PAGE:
Similarly, references to a “scientific development outlook” and to a “harmonious world” in the opening of all WPs starting from 2006 is a clear acknowledgement of Hu Jintao’s role as both China’s political supremo and the head of the Central Military Commission. However, the fact that the aim of “building a well-off society” of the 2002 WP is of Jiang Zemin-era vintage and that there are iterations in the 2004, 2006 and 2010 WPs indicate both continuity with the past and the need to pay obeisance to competing and powerful factions within the Party. 2008 was the only year where this formulation did not find prominence in the WP opening statement, either because of a certain hubris associated with the Olympics and the financial crisis affecting the West more seriously than it did China or more likely to avoid any insinuation that Tibet’s economic development path towards political stability had failed. Meanwhile, both this expression and the constant reference to the linkage between national defence and economic development highlight also the importance of China’s economic growth and development in the Chinese military modernization process.
“Social stability” is another important expression whose incidence has been increasing in recent WPs. The 2010 WP has in fact, a separate section titled “Maintaining Social Stability” which is an acknowledgement of China’s continued inability to pacify and integrate its Tibetan and Uyghur ethnic minorities and of the significant number of protests in ethnic Han-majority areas resulting largely from economic issues such as corruption, illegal land grabs and so on.
The PLA and the Chinese Political System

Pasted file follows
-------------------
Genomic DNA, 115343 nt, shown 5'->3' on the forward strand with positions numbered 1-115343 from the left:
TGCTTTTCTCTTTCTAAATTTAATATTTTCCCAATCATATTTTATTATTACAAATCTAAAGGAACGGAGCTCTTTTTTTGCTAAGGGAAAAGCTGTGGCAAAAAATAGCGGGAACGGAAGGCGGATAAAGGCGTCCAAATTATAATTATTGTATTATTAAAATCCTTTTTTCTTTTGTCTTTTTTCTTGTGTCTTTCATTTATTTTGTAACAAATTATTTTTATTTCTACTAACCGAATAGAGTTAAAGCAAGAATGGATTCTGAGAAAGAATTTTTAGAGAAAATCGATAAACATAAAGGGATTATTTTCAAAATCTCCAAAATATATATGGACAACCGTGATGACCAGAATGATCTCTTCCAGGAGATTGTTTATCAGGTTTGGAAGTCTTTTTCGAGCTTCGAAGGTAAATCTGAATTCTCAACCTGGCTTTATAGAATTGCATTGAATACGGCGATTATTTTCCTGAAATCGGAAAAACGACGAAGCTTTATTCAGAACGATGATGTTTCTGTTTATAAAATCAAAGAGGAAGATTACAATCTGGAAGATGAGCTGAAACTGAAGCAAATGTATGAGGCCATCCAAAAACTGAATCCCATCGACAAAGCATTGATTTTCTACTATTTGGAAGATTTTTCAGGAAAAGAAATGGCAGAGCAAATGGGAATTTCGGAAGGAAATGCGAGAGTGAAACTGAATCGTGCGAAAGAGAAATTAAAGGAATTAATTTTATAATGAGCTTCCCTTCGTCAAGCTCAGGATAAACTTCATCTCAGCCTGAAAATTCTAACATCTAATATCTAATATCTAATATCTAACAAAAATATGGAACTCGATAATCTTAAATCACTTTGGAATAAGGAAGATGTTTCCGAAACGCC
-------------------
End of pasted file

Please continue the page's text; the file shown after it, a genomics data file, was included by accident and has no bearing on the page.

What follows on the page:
While studying the military aspects of China’s National Defense White Papers, Indian policymakers and military planners must pay attention to the political elements of this document in order to achieve a fuller more accurate understanding of China’s intentions. In the constant reiteration by sections in the Indian strategic community that one must look at the gap between China’s rhetoric and its force modernization, the implication has been that China’s rhetoric ought not to be taken seriously and that its intentions had to be understood from the nature of its capabilities. This is certainly a prudent approach, but it is equally true that no matter what China’s capabilities – and often such capabilities are only the result of a desire for achieving a measure of parity with the United States or reclaiming some perceived ‘lost’ glory or prestige – the employment of these capabilities can also be limited by both political choices in China’s current international and domestic political milieus and by its historical conditioning.
Questions highlighted above such as how India will deal with a diplomatic use of China’s military resources in the Indian Ocean region are as much political questions as they are military ones. India will have to decide whether cooperation with the PLA or keeping it at an arm’s length is the way forward. And that decision will depend on a larger choice India will have to make about China’s regional and global intentions and how they relate to India, and what India’s own regional and global intentions are.
If India can ascribe to itself a rational and pragmatic approach to global affairs and to achieving its security objectives, it cannot but expect the Chinese to want to behave rationally and pragmatically, as well. The exceptions and conditions that can cause China to depart from rationality and pragmatism are not military, but political such as Taiwan or Tibet, for example. Indian policymakers must therefore, invest as much if not more, in understanding China’s political conditions and intentions as they do in trying to understand its military capabilities.